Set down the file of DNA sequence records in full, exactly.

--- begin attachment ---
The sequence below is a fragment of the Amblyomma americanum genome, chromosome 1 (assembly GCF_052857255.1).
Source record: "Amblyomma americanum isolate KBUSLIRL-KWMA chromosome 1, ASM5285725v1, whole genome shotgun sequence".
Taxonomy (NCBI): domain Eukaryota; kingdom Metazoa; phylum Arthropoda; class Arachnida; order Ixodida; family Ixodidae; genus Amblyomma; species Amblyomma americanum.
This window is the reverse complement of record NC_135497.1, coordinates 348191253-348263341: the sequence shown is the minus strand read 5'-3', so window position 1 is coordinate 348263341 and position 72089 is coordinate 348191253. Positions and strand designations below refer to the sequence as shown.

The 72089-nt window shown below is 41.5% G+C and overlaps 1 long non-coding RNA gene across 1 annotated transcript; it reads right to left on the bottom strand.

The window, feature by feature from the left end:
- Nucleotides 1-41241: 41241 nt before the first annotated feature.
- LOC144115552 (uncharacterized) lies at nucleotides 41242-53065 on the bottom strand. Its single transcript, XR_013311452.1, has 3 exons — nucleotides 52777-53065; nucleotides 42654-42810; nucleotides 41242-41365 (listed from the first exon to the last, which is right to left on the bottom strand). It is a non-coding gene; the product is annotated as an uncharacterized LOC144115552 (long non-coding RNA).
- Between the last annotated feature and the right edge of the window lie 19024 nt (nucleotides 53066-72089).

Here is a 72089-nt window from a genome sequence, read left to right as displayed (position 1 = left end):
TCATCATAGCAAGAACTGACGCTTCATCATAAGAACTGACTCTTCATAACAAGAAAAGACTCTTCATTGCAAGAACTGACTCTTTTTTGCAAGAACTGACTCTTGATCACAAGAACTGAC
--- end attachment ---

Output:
The sequence below is a fragment of the Amblyomma americanum genome, chromosome 1 (assembly GCF_052857255.1).
Source record: "Amblyomma americanum isolate KBUSLIRL-KWMA chromosome 1, ASM5285725v1, whole genome shotgun sequence".
Taxonomy (NCBI): domain Eukaryota; kingdom Metazoa; phylum Arthropoda; class Arachnida; order Ixodida; family Ixodidae; genus Amblyomma; species Amblyomma americanum.
This window is the reverse complement of record NC_135497.1, coordinates 348191253-348263341: the sequence shown is the minus strand read 5'-3', so window position 1 is coordinate 348263341 and position 72089 is coordinate 348191253. Positions and strand designations below refer to the sequence as shown.

The 72089-nt window shown below is 41.5% G+C and overlaps 1 long non-coding RNA gene across 1 annotated transcript; it reads right to left on the bottom strand.

The window, feature by feature from the left end:
- Nucleotides 1-41241: 41241 nt before the first annotated feature.
- LOC144115552 (uncharacterized) lies at nucleotides 41242-53065 on the bottom strand. Its single transcript, XR_013311452.1, has 3 exons — nucleotides 52777-53065; nucleotides 42654-42810; nucleotides 41242-41365 (listed from the first exon to the last, which is right to left on the bottom strand). It is a non-coding gene; the product is annotated as an uncharacterized LOC144115552 (long non-coding RNA).
- Between the last annotated feature and the right edge of the window lie 19024 nt (nucleotides 53066-72089).

Here is a 72089-nt window from a genome sequence, read left to right as displayed (position 1 = left end):
TCATCATAGCAAGAACTGACGCTTCATCATAAGAACTGACTCTTCATAACAAGAAAAGACTCTTCATTGCAAGAACTGACTCTTTTTTGCAAGAACTGACTCTTGATCACAAGAACTGAC